My adventures in Serbia start as soon as I land at the Nikola Tesla airport in Belgrade. As suggested by the WikiTravel blog, I make my way to the city center by means of Bus 72 which leaves me just a mere 5 minutes walk uphill to my hotel Vila Terazije which happens to be located just a few steps from a well-known hotel and just a few meters away from The Republic Square and the pedestrian zone of Knez Mihailova St.
While researching for things to do in Belgrade, I came across the site of Belgrade Walking Tours which provided me with the following bucket list to complete during my stay. Therefore, this blog post will follow such list.
It's worth noting that all tours meet and start here at the famous statue of Mihailo Obrenovic.
For locals and visitors alike, you will start referring to the location of this statue as simply: - "by the horse" -.
So, where should we meet tonight? - By the horse, of course!
Underground secrets of Belgrade
During my research, I found out that Tito had made arrangements for several underground bunkers to be built; one of them can be found at the Kalemegdan Fortress. I would not have know, had I not gone in this tour!
Within, you will experience firsthand what it would have been like to live underground as well as enter a chamber where a warcraft used to be stored.
Within the fortress itself, you will also encounter a Roman well and the history of its uses throughout the years. At the entrance itself, a local artist had on display some paintings of local urban legends used to scare children and non-believers. The most famous of them being Baba Roga who is said to take away naughty kids.
Here is a sample of some of these ghoul-like creatures of the night:
No tour is complete without reliving the good old days under Tito and its Socialist Federal Republic of Yugoslavia.
In this tour, you are taken by bus to Tito's resting place [House of Flowers] which is also a museum which stores a collection of the majority of gifts presented by foreign dignitaries to Tito as well as a photo gallery of Tito's journeys and travels throughout the world.
This is also the place where I learned a bit more about the Youth Relay Baton which I would say, it used to be the Serbian version of the Olympics. The baton is carried by different young adolescents throughout the country making its way to any given stadium where children of all ages would put on a show celebrating their national pride and identity. This would also be the occasion for this lucky young fellow to be the person to hand over the baton to Tito.
Zemun represents the old part of the city with a totally different story and in its time, a more prosperous beginning than that of Belgrade. Walking through its streets, you'll notice that Austro-Hungarian influence in much of its architecture and way of life.
This is the place with a heavy Orthodox-Christian influence and the place for celebrating the old New Year on January 14th. It is worth mentioning that Belgrade is the home of the world's largest Orthodox church - that of the Saint Sava Temple.
Zemun is also the location for the Gardos hill which after a small hike through cobblestone streets, you will come across an eagle's view of the Danube river as well as getting a glimpse into the not-so-far away city of Belgrade's Kalemegdan fortress; but I do have to confess that the best part of visiting this area was to make my way back to the city walking along the riverbank [I do believe this means I can also tick off the walk along the rivers] , but do stop and sit on a bench and watch both locals and a few tourists go by or enjoy a delicious meal at one of the floating restaurants along the river.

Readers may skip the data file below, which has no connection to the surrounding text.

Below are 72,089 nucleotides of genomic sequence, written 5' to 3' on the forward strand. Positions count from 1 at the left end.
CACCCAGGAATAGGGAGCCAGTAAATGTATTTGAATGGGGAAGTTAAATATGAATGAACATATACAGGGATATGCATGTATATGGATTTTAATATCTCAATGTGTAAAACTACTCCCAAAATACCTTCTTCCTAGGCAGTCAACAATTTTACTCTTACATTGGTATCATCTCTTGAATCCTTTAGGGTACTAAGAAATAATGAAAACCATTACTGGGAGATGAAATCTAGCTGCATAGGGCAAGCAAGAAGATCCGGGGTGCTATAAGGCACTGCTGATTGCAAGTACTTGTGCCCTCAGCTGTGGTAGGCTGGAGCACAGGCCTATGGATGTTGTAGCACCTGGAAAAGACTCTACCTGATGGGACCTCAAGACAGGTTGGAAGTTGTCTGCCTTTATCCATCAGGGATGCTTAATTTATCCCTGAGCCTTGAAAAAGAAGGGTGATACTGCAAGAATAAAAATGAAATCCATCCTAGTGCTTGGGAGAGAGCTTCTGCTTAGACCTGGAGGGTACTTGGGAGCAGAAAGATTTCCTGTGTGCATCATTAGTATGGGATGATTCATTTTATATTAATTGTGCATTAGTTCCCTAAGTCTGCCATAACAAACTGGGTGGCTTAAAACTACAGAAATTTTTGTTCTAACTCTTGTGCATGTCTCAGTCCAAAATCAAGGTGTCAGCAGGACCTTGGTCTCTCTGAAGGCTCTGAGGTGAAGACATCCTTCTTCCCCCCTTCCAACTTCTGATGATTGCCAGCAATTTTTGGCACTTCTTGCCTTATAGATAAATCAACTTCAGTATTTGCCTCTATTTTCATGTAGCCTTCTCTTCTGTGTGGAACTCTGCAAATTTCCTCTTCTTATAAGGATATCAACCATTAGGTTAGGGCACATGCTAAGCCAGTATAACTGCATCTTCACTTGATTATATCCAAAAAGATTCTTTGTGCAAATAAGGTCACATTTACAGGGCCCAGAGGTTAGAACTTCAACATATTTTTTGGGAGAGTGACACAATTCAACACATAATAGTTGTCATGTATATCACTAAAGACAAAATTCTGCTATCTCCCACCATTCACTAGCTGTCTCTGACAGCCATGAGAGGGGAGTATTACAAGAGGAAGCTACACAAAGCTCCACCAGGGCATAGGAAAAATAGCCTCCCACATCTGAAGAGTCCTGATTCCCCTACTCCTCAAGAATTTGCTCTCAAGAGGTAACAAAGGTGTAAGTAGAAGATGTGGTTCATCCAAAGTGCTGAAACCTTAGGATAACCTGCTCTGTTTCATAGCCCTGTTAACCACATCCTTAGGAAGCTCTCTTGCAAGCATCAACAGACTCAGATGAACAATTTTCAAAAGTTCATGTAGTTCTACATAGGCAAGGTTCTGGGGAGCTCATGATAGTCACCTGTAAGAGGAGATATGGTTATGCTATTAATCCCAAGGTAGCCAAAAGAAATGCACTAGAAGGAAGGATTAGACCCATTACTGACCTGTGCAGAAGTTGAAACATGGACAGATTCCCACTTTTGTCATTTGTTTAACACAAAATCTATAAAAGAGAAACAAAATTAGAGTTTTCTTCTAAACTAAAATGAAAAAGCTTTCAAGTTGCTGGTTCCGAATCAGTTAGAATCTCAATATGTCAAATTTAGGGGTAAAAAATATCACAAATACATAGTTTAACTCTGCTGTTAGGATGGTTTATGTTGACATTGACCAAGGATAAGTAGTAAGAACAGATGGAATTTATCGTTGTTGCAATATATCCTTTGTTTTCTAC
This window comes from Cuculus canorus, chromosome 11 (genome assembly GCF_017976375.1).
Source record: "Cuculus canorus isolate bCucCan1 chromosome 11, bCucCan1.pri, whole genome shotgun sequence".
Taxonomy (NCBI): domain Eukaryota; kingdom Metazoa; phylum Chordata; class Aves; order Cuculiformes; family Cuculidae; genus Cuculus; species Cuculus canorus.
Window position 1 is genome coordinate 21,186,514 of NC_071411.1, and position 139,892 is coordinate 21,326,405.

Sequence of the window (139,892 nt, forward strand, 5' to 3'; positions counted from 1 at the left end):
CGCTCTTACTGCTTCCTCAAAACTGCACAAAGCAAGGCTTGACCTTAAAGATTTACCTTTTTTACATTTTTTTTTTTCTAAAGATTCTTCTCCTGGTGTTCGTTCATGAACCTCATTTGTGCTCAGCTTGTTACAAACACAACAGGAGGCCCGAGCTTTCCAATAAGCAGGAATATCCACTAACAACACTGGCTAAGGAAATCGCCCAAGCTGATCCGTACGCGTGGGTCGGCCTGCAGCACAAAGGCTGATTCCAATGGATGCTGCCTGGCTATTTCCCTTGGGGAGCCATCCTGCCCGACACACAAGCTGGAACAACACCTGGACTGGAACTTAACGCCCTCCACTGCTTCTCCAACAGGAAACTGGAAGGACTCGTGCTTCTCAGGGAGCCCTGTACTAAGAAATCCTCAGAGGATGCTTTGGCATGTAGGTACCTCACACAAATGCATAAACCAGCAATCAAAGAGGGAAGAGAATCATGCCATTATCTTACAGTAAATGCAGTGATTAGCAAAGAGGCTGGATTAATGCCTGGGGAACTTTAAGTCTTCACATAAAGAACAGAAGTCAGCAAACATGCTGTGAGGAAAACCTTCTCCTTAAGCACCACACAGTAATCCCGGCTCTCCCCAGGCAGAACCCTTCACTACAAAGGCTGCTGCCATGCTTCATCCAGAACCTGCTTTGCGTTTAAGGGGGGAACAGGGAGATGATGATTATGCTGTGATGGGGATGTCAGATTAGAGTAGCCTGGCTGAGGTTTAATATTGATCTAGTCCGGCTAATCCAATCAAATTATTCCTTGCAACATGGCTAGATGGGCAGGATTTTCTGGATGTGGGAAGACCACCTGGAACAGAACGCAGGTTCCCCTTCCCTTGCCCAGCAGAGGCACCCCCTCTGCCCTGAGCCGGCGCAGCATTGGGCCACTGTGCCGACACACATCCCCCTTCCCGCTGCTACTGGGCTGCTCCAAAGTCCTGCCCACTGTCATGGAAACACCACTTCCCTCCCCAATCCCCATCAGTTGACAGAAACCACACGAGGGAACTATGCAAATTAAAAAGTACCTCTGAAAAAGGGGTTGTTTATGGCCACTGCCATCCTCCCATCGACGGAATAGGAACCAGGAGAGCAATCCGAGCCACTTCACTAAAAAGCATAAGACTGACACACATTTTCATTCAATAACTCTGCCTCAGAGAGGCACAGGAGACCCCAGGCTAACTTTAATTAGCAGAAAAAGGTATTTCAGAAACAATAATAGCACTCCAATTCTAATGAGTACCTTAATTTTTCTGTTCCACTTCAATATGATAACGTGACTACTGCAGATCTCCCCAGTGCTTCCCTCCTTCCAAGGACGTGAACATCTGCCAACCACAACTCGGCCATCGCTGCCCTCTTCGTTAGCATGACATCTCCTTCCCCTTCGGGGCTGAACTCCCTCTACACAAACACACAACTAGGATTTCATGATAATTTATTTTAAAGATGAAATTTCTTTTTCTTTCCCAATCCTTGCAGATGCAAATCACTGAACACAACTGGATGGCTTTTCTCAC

Downtown Walking Tour
Downtown's most emblematic icon is of course Belgrade's statue of "the Victor" which has become the poster statue for the city worldwide. This statue commemorates the victory of the Serbs over the Turks and then the Austro-Hungarian empire.
For those who look closely enough will find that this statue is that of a nude warrior holding a sword in one hand and an eagle/pigeon in the other. Some say that he was place this high as to avoid wandering eyes going too low. Nonetheless, this is the best place to have your picture taken and enjoy the vistas of the modern city.
I am also adding here some vistas of the meeting place of the rivers Sava and Danube by the Kalemegdan Fortress:
... nowadays, an Emirati-based company is building a high end real estate development on the banks of the Sava river called the Belgrade Waterfront or BW that will be referred to as the Dubai of south-eastern Europe and which shall inject a much needed era of prosperity to the Serbian capital.
As you continue your walking tour of the city, you will also come across some captivating street art such as this one named La Santa de Belgrado:
... and continuing on your walking tour, you will be taken to the Bohemian Quarters better known as Skadarlija which is filled with restaurants and cafés ... as well as hear stories about the infamous hyperinflation era (90's) where the country dealt with bank notes that had quite a few more zeroes than we are used to see. Later on, you will make your way through the Silicon Valley neighborhood where the Serbian nouveaux riches flash their luxuries.
Bank notes! btw, head to the National Bank of Serbia's Visitor Center and have your photo taken and put into a bank note for free!
To conclude, my mission on this bucket list was not fully completed, but I do plan to return to Beograd someday soon and tick off my missing items:
... but for now, it's Živeli and Vidimo se, kasnije!